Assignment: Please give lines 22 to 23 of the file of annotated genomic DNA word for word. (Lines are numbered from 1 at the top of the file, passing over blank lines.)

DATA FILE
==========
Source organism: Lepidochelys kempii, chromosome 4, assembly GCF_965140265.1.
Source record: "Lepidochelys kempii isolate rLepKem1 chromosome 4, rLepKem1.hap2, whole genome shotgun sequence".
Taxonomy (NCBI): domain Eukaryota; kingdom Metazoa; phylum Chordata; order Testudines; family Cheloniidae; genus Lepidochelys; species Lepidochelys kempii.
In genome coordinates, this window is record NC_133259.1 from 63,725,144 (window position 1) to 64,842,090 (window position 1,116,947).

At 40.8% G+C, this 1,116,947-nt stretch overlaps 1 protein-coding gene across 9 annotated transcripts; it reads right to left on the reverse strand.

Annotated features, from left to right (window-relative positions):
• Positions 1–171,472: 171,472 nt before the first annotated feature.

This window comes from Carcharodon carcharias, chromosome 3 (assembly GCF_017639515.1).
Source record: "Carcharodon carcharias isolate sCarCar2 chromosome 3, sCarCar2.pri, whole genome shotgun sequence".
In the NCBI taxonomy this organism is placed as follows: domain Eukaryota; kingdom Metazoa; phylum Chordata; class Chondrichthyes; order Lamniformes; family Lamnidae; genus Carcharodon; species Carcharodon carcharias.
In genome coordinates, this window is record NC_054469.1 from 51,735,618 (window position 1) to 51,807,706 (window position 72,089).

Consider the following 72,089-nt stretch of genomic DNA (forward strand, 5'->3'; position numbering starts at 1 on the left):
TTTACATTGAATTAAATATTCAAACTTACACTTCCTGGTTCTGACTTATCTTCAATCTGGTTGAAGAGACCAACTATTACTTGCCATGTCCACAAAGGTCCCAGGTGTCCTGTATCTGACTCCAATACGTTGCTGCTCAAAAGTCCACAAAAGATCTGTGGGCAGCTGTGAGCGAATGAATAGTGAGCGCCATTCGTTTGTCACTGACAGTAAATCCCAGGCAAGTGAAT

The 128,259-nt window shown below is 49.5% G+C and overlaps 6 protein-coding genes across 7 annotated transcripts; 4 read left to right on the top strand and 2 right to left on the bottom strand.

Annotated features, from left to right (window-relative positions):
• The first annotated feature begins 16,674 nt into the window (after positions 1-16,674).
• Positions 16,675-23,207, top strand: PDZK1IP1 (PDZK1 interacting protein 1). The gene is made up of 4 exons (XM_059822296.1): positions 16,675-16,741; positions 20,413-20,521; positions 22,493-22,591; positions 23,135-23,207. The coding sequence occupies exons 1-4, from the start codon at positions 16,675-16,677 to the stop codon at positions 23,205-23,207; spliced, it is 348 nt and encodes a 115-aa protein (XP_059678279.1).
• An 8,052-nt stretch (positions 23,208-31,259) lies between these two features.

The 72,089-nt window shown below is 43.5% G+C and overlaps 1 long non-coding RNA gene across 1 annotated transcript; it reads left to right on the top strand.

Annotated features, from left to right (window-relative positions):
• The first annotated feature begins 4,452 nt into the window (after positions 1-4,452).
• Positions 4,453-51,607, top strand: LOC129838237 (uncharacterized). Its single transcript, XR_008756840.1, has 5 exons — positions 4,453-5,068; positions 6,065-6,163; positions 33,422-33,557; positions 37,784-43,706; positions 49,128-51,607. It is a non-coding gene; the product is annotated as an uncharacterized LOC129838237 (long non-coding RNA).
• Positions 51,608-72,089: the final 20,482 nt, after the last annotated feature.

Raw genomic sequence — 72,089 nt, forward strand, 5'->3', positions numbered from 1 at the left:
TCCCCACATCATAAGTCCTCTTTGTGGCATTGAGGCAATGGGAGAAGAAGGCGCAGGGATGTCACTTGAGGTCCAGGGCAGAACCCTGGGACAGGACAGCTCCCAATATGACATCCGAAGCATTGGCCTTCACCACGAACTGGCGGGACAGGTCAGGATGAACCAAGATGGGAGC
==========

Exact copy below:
• Positions 4,453-51,607, top strand: LOC129838237 (uncharacterized). Its single transcript, XR_008756840.1, has 5 exons — positions 4,453-5,068; positions 6,065-6,163; positions 33,422-33,557; positions 37,784-43,706; positions 49,128-51,607. It is a non-coding gene; the product is annotated as an uncharacterized LOC129838237 (long non-coding RNA).
• Positions 51,608-72,089: the final 20,482 nt, after the last annotated feature.